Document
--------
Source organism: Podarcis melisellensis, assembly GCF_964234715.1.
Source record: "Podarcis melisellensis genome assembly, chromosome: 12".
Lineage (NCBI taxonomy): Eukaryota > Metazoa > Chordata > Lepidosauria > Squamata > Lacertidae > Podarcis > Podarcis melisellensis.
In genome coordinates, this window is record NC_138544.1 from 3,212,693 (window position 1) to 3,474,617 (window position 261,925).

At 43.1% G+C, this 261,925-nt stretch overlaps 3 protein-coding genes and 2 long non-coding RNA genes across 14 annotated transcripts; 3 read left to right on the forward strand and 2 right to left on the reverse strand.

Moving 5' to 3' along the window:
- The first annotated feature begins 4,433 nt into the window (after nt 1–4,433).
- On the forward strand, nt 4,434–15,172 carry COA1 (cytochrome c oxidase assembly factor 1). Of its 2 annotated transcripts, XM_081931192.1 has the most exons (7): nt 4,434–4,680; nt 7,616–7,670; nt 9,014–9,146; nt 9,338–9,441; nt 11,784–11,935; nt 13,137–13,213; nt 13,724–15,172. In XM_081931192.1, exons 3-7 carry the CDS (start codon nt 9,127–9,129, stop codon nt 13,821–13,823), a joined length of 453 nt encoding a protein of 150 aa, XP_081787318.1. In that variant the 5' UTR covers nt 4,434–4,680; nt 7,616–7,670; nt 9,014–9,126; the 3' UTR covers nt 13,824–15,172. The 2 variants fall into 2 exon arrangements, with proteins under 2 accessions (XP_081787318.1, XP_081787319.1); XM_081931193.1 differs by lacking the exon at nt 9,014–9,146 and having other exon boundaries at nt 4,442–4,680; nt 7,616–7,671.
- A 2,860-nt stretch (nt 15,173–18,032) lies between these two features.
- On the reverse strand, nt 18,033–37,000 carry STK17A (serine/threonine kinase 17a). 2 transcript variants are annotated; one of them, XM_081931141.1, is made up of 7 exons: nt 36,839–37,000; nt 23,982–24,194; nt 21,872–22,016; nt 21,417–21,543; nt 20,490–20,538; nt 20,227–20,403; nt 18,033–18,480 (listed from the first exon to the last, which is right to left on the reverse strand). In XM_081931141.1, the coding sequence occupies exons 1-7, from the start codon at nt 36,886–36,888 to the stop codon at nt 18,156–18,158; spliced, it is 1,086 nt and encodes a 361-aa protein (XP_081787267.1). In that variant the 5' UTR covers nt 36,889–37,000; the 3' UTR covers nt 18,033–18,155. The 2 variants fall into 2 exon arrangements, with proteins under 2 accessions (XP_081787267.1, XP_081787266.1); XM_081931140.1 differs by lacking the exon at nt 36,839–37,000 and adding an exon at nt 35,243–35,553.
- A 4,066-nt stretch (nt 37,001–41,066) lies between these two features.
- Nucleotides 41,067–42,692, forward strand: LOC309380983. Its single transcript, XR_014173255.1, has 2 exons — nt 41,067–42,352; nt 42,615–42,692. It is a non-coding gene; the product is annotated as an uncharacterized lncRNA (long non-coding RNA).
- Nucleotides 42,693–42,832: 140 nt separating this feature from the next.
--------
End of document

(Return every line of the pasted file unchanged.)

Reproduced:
Source organism: Podarcis melisellensis, assembly GCF_964234715.1.
Source record: "Podarcis melisellensis genome assembly, chromosome: 12".
Lineage (NCBI taxonomy): Eukaryota > Metazoa > Chordata > Lepidosauria > Squamata > Lacertidae > Podarcis > Podarcis melisellensis.
In genome coordinates, this window is record NC_138544.1 from 3,212,693 (window position 1) to 3,474,617 (window position 261,925).

At 43.1% G+C, this 261,925-nt stretch overlaps 3 protein-coding genes and 2 long non-coding RNA genes across 14 annotated transcripts; 3 read left to right on the forward strand and 2 right to left on the reverse strand.

Moving 5' to 3' along the window:
- The first annotated feature begins 4,433 nt into the window (after nt 1–4,433).
- On the forward strand, nt 4,434–15,172 carry COA1 (cytochrome c oxidase assembly factor 1). Of its 2 annotated transcripts, XM_081931192.1 has the most exons (7): nt 4,434–4,680; nt 7,616–7,670; nt 9,014–9,146; nt 9,338–9,441; nt 11,784–11,935; nt 13,137–13,213; nt 13,724–15,172. In XM_081931192.1, exons 3-7 carry the CDS (start codon nt 9,127–9,129, stop codon nt 13,821–13,823), a joined length of 453 nt encoding a protein of 150 aa, XP_081787318.1. In that variant the 5' UTR covers nt 4,434–4,680; nt 7,616–7,670; nt 9,014–9,126; the 3' UTR covers nt 13,824–15,172. The 2 variants fall into 2 exon arrangements, with proteins under 2 accessions (XP_081787318.1, XP_081787319.1); XM_081931193.1 differs by lacking the exon at nt 9,014–9,146 and having other exon boundaries at nt 4,442–4,680; nt 7,616–7,671.
- A 2,860-nt stretch (nt 15,173–18,032) lies between these two features.
- On the reverse strand, nt 18,033–37,000 carry STK17A (serine/threonine kinase 17a). 2 transcript variants are annotated; one of them, XM_081931141.1, is made up of 7 exons: nt 36,839–37,000; nt 23,982–24,194; nt 21,872–22,016; nt 21,417–21,543; nt 20,490–20,538; nt 20,227–20,403; nt 18,033–18,480 (listed from the first exon to the last, which is right to left on the reverse strand). In XM_081931141.1, the coding sequence occupies exons 1-7, from the start codon at nt 36,886–36,888 to the stop codon at nt 18,156–18,158; spliced, it is 1,086 nt and encodes a 361-aa protein (XP_081787267.1). In that variant the 5' UTR covers nt 36,889–37,000; the 3' UTR covers nt 18,033–18,155. The 2 variants fall into 2 exon arrangements, with proteins under 2 accessions (XP_081787267.1, XP_081787266.1); XM_081931140.1 differs by lacking the exon at nt 36,839–37,000 and adding an exon at nt 35,243–35,553.
- A 4,066-nt stretch (nt 37,001–41,066) lies between these two features.
- Nucleotides 41,067–42,692, forward strand: LOC309380983. Its single transcript, XR_014173255.1, has 2 exons — nt 41,067–42,352; nt 42,615–42,692. It is a non-coding gene; the product is annotated as an uncharacterized lncRNA (long non-coding RNA).
- Nucleotides 42,693–42,832: 140 nt separating this feature from the next.